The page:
Pegloticase is used to treat gout which has not responded to the usual treatments. It works by lowering high levels of uric acid in your body. Increased uric acid in your body can cause gout.
Pegloticase may rarely cause a serious allergic reaction. This may occur during or after the infusion of the medication. Your doctor will check your blood before each treatment and monitor you closely during and after infusion. Your doctor should prescribe other medications (such as antihistamines, corticosteroids) to help prevent an allergic reaction. However, serious allergic reactions may still occur in a few patients. Get medical help right away if you develop any signs of an allergic reaction, such as rash, itching/swelling (especially of the face/tongue/throat), severe dizziness, trouble breathing, chest discomfort/pain.
Do not use this medication if you have a certain metabolic disorder called glucose-6-phosphate dehydrogenase (G6PD) deficiency because it can severely damage your red blood cells leading to anemia (hemolysis). If you are of African, Mediterranean, or Southern Asian descent, you may be at higher risk for G6PD deficiency and should be tested to see if you have this condition before starting this medication.
How to Use This Medication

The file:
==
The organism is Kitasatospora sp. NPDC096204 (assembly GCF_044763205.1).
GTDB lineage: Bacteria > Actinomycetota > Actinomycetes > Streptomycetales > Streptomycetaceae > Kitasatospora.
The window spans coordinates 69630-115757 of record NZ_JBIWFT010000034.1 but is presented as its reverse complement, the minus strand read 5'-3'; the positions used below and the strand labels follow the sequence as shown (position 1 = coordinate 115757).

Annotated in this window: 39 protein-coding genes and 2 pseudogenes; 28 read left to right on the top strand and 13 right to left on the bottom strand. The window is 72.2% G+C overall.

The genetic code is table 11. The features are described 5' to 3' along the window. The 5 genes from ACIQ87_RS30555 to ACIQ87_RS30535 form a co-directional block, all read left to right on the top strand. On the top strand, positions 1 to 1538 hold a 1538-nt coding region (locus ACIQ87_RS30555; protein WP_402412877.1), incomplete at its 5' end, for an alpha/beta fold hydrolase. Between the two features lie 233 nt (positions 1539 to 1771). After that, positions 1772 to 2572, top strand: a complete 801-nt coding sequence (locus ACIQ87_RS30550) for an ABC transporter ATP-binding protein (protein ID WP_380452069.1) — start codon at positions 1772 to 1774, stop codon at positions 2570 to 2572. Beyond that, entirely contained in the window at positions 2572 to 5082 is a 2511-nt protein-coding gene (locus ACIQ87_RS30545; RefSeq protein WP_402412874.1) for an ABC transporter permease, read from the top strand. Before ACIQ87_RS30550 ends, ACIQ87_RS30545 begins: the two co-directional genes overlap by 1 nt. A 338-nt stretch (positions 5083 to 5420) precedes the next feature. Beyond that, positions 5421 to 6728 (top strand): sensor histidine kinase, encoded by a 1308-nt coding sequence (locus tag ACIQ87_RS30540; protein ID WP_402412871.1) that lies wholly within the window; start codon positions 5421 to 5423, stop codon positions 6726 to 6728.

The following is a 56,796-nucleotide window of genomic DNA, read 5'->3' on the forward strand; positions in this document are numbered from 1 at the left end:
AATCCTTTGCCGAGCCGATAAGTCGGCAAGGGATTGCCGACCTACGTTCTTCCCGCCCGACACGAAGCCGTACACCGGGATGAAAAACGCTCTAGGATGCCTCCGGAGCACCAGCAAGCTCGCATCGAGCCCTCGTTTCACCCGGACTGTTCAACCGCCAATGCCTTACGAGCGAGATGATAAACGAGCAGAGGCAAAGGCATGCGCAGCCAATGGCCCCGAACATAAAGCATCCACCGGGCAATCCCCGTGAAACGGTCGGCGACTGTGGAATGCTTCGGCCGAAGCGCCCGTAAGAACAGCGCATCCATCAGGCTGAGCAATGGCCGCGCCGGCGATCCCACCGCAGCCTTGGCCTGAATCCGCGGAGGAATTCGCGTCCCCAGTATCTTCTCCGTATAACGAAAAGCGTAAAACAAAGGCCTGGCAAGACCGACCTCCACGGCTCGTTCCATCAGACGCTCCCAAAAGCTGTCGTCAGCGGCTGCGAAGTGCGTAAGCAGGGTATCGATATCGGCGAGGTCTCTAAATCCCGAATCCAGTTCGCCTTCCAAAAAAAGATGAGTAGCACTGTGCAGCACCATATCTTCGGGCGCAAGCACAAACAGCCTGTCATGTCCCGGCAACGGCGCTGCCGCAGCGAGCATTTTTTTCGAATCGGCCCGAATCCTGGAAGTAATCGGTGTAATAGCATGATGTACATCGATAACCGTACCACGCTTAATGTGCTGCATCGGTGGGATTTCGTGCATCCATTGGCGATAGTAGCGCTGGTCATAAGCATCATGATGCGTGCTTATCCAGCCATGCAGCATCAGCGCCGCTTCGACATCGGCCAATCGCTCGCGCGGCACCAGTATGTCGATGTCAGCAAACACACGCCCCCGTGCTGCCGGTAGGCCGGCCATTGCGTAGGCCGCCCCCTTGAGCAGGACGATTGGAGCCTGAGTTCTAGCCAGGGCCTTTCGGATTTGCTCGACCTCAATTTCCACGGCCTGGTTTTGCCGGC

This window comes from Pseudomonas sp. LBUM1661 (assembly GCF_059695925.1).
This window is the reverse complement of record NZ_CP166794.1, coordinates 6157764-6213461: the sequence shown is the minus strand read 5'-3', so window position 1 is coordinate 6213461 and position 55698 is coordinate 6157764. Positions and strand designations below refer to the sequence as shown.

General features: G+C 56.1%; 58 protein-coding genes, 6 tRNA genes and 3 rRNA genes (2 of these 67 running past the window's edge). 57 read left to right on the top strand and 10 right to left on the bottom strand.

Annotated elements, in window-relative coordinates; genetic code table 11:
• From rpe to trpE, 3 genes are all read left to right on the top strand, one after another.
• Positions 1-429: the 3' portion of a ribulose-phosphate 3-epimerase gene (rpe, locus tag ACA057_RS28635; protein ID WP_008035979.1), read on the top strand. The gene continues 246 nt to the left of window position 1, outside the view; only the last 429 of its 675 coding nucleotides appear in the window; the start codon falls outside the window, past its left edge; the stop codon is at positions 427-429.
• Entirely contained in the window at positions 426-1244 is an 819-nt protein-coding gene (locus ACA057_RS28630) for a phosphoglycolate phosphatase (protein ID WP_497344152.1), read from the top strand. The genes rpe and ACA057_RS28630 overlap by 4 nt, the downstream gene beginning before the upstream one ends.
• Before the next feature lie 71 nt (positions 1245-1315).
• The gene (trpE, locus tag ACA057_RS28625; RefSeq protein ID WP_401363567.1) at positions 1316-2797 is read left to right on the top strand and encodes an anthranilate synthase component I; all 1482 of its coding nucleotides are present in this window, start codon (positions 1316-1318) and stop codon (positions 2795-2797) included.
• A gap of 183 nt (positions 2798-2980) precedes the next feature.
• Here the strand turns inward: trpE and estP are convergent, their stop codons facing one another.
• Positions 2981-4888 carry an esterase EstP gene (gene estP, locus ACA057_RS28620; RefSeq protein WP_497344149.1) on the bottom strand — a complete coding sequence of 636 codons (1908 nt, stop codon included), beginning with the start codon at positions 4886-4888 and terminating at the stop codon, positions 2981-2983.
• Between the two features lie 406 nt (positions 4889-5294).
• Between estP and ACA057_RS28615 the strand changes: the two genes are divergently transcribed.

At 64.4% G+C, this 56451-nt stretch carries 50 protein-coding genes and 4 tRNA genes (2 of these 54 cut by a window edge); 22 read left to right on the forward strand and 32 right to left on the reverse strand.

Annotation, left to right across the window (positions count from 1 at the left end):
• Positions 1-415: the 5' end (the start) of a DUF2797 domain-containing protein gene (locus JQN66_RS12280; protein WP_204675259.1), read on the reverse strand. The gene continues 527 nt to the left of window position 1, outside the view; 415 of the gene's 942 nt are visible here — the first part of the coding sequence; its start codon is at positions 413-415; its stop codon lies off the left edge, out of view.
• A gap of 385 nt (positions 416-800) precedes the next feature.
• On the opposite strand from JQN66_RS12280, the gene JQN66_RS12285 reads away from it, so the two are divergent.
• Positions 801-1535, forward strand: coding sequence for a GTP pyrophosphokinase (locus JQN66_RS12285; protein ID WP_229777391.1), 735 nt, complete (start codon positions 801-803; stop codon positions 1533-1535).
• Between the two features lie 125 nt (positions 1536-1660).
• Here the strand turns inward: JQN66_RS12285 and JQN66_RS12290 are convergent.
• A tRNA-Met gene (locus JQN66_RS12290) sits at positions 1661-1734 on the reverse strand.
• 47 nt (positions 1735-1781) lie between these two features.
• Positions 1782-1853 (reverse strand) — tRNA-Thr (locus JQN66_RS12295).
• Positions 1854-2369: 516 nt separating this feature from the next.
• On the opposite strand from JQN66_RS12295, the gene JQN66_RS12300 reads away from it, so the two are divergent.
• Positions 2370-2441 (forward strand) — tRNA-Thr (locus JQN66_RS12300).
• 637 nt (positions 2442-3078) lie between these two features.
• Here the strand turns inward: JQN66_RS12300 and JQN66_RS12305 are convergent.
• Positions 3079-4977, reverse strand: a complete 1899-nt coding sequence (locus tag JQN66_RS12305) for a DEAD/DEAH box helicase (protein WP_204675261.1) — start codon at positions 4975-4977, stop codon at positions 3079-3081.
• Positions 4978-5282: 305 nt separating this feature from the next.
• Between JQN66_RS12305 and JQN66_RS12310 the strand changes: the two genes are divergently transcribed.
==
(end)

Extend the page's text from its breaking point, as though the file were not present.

Read the Medication Guide provided by your pharmacist before you start using pegloticase and each time you get a refill. If you have any questions, ask your doctor or pharmacist.
If you are taking other medications (such as allopurinol, febuxostat) by mouth to lower the level of uric acid in your body, your doctor will direct you to stop the medication before starting and during treatment with pegloticase. Taking these drugs with pegloticase may lessen how well it works.
This medication is given by injection into a vein (over at least 2 hours) by a healthcare professional. It is usually given every 2 weeks.
Use this medication regularly in order to get the most benefit from it. Remember to receive it every 2 weeks. It may help to mark your calendar with a reminder.
You may experience more gout attacks for several months after starting this medicine while your body removes extra uric acid. Your doctor may prescribe additional medication (such as colchicine, nonsteroidal anti-inflammatory drugs-NSAIDs) to help prevent and treat these gout attacks.
Tell your doctor if your condition persists or worsens.